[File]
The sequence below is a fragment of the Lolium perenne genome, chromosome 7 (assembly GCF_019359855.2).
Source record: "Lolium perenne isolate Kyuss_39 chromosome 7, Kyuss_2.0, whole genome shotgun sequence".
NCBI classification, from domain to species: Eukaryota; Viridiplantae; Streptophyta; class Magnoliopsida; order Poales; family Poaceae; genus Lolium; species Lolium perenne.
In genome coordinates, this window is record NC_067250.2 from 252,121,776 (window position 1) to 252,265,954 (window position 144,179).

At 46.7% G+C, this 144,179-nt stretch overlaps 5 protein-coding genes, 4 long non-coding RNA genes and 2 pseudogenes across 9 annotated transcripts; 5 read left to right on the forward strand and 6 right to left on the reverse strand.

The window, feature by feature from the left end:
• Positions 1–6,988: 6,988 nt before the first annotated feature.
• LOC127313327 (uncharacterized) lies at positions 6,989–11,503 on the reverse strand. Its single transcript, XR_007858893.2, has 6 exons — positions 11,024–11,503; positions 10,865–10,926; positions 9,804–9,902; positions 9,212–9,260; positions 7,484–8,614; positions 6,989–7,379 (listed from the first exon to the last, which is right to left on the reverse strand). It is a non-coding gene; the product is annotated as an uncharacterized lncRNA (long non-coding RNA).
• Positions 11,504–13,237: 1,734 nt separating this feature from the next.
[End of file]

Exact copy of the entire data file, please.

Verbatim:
The sequence below is a fragment of the Lolium perenne genome, chromosome 7 (assembly GCF_019359855.2).
Source record: "Lolium perenne isolate Kyuss_39 chromosome 7, Kyuss_2.0, whole genome shotgun sequence".
NCBI classification, from domain to species: Eukaryota; Viridiplantae; Streptophyta; class Magnoliopsida; order Poales; family Poaceae; genus Lolium; species Lolium perenne.
In genome coordinates, this window is record NC_067250.2 from 252,121,776 (window position 1) to 252,265,954 (window position 144,179).

At 46.7% G+C, this 144,179-nt stretch overlaps 5 protein-coding genes, 4 long non-coding RNA genes and 2 pseudogenes across 9 annotated transcripts; 5 read left to right on the forward strand and 6 right to left on the reverse strand.

The window, feature by feature from the left end:
• Positions 1–6,988: 6,988 nt before the first annotated feature.
• LOC127313327 (uncharacterized) lies at positions 6,989–11,503 on the reverse strand. Its single transcript, XR_007858893.2, has 6 exons — positions 11,024–11,503; positions 10,865–10,926; positions 9,804–9,902; positions 9,212–9,260; positions 7,484–8,614; positions 6,989–7,379 (listed from the first exon to the last, which is right to left on the reverse strand). It is a non-coding gene; the product is annotated as an uncharacterized lncRNA (long non-coding RNA).
• Positions 11,504–13,237: 1,734 nt separating this feature from the next.